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Practicing job applications with your students

For those of coming through school in the '80s and '90s there used to be an exercise in High School English where we as students applied for an imaginary job. This involved writing a letter addressed to an employer. This exercise it seems has faded away in the curriculum or at least less in practice. Since then, the task of applying for jobs has become a higher hurdle including addressing selection criteria, gaining tertiary qualifications etc.


In other words, the skill is required more than ever and it is the students who don't go all the way through school or less academically inclined who need this. Getting the spelling and grammar in a letter, being respectful and persuasive in a letter already indicates a lot to an employer:attention to detail, abiility to relate and communicate. Contrast this with the modern era with texting and Facebook where spelling errors are deemed acceptable and the price to pay for speed.


What are your thoughts? Should you perhaps run this exercise with your students?


We found this article from Myjobsfiji.com and have copied here with their permission:


"Applying for a job is perhaps like playing darts - throwing lots of darts without practice and hoping to hit the bullseye is not a likely winning strategy.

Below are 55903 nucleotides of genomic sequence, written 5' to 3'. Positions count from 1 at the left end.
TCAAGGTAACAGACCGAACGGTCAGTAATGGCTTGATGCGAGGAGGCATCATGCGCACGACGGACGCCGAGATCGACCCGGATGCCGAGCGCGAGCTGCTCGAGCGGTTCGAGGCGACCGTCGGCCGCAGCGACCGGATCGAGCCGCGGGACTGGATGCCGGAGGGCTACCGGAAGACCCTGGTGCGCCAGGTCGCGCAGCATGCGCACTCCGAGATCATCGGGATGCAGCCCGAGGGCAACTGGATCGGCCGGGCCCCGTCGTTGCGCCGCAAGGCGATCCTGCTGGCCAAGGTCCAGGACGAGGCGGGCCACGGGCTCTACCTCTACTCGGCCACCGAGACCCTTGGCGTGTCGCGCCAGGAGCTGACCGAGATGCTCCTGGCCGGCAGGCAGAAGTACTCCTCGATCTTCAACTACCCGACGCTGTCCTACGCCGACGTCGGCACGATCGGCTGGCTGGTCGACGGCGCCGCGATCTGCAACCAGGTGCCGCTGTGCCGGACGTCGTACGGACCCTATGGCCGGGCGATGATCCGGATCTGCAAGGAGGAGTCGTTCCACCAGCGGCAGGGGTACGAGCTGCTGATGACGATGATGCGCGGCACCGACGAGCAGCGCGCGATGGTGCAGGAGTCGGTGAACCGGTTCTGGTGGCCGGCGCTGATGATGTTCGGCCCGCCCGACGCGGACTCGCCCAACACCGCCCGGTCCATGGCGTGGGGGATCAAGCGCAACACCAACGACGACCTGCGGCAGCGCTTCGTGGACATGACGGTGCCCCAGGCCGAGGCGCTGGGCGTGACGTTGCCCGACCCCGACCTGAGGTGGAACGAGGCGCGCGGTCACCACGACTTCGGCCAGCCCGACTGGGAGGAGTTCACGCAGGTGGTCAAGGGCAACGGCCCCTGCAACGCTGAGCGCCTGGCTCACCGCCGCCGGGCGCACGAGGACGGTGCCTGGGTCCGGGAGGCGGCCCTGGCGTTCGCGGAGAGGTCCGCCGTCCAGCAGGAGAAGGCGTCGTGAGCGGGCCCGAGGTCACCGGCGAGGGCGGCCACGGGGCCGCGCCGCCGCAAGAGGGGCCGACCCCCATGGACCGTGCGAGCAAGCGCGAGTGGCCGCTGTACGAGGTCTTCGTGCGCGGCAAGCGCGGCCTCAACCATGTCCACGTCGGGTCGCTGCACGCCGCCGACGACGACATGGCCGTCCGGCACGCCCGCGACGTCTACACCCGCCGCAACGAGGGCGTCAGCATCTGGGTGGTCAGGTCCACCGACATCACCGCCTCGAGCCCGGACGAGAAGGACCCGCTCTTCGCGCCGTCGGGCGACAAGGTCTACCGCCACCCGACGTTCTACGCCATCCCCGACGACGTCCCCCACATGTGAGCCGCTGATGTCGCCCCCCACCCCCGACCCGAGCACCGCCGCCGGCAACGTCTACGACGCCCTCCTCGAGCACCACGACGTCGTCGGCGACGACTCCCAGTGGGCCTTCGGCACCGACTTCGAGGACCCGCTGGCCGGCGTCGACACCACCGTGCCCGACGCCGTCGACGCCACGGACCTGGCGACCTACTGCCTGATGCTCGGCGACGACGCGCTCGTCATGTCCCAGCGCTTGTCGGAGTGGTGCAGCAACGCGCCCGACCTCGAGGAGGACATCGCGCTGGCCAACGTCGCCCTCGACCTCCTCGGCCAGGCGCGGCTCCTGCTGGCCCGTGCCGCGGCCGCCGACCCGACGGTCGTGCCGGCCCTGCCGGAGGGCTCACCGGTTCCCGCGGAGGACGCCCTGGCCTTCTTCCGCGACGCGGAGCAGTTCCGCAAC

Here are our tips:


1. Read the job description carefully- underline/ highlight the main tasks and the minimum requirements in terms of skills/education.


2. Review your resume assess your skills, education, and experiences against 1 above.


3. Match the job vacancy advert against your resume. Make an honest assessment - how well is the job fit for your experience, education and skills.


So you have passed your own self-assessment...and think you are ready to apply for the job.

4. Read the instructions carefully on “How to apply for the job” within the advertisement including noting the deadlines.


5. Attach a cover letter that addresses the job, Resume/CV, Certificates (if requested) – if not state available on request or interview.


The Human Resources Manager (or the hiring manager) is human and reacts the same way. Don’t send incomplete applications nor attach irrelevant documents. Always assume they have received 100 applications and yours needs to stand out for the right reasons. Put it another way if the Human Resources Manager receives 100 applicants, why should (s)he not reject yours purely because you have not followed instructions?."





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